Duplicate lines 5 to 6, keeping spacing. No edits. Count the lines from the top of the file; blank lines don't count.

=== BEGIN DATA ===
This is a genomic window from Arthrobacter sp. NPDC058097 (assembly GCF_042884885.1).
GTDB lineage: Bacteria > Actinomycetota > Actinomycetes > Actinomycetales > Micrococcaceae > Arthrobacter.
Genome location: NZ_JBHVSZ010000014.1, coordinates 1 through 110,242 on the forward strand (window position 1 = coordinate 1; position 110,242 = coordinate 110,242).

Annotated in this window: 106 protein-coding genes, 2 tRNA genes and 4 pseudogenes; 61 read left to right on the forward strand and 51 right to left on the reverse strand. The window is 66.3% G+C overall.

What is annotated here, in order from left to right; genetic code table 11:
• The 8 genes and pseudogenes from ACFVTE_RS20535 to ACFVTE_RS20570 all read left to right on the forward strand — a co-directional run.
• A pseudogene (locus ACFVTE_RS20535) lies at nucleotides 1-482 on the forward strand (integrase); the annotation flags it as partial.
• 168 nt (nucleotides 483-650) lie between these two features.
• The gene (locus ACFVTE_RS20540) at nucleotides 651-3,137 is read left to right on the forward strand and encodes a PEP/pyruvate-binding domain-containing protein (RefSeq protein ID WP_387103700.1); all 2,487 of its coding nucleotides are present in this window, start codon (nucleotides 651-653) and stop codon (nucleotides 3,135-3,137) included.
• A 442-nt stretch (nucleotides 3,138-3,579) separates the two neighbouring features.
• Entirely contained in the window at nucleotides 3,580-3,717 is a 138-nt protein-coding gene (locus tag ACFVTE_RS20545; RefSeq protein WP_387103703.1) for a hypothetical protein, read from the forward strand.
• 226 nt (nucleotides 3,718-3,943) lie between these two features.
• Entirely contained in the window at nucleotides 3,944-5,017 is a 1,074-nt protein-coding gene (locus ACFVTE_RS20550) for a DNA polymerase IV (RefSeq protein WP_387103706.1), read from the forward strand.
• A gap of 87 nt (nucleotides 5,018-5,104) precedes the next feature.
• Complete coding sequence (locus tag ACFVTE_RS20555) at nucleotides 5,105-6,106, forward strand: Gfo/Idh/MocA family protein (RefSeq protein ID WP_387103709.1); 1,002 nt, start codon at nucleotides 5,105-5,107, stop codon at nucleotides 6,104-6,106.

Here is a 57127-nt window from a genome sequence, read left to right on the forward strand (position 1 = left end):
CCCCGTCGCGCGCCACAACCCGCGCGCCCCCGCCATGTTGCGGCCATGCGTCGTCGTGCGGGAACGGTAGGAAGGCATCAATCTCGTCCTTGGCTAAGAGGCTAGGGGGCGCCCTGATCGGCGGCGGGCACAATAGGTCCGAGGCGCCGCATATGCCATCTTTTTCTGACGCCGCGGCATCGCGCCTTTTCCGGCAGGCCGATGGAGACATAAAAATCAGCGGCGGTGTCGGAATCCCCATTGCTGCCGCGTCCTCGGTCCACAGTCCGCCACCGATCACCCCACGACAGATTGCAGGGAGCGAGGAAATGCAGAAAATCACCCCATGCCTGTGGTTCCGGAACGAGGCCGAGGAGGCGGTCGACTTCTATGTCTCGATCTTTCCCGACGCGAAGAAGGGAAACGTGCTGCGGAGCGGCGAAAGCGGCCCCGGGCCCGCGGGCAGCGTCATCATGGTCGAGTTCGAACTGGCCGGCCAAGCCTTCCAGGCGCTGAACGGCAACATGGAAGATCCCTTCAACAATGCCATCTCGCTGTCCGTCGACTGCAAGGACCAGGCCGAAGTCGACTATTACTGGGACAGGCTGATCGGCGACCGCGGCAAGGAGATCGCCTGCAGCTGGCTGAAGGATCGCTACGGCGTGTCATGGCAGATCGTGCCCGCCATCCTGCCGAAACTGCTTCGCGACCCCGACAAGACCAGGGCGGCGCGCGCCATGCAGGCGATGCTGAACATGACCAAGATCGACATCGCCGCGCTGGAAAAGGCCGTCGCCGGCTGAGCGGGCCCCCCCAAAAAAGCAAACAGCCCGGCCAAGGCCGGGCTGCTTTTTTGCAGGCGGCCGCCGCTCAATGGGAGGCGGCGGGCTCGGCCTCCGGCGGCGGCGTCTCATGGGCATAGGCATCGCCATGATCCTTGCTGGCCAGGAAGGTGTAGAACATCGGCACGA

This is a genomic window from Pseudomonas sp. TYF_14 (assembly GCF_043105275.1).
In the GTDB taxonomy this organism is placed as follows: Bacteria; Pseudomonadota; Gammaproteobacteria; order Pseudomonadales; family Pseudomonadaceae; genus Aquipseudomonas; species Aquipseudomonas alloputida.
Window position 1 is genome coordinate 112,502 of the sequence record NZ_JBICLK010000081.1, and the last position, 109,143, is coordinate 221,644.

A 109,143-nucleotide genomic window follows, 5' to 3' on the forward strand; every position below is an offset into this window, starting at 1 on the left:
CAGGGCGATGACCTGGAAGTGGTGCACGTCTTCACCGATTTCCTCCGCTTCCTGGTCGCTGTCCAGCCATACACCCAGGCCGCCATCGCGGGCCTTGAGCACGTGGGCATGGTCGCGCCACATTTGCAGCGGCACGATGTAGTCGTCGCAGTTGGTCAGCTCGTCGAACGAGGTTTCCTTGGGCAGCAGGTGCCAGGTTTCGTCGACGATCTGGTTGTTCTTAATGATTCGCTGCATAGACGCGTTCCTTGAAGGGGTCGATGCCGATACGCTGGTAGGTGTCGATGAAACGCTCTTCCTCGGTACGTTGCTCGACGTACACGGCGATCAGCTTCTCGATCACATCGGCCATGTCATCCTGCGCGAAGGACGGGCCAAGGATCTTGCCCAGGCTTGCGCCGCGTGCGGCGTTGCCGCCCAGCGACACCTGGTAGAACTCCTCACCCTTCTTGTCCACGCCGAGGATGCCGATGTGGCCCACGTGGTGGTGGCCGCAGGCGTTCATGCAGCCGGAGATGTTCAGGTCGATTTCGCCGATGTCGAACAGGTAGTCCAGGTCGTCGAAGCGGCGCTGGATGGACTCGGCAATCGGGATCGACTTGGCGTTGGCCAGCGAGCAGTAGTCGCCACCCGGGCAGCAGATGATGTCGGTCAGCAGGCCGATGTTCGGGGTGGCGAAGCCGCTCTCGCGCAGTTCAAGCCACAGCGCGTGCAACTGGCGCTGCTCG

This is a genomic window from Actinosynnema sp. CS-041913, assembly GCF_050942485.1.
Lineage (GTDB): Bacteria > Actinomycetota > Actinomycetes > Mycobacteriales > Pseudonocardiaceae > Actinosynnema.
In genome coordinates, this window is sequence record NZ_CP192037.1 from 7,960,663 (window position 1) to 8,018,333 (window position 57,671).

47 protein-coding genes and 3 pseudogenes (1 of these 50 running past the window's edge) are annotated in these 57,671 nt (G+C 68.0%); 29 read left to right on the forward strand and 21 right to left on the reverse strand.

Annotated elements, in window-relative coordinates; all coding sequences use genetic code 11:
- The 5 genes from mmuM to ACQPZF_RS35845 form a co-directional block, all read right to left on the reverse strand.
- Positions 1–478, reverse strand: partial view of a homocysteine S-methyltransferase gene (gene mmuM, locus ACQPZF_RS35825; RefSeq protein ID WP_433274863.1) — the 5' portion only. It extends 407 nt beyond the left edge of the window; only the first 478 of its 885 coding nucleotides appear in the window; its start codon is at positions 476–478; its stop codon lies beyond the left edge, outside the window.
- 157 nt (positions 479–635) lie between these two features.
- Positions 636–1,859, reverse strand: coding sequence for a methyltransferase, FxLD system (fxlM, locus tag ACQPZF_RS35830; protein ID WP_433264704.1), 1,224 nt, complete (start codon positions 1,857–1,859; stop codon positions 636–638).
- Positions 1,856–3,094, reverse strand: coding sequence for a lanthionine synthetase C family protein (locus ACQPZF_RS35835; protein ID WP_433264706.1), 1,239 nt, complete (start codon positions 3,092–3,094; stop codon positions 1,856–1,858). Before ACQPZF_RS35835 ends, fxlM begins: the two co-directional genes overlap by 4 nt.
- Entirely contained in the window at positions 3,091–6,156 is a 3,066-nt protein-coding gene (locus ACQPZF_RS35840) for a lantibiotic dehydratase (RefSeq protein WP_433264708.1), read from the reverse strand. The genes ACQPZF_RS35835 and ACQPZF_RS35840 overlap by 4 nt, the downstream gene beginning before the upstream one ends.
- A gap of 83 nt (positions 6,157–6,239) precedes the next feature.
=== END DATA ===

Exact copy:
What is annotated here, in order from left to right; genetic code table 11:
• The 8 genes and pseudogenes from ACFVTE_RS20535 to ACFVTE_RS20570 all read left to right on the forward strand — a co-directional run.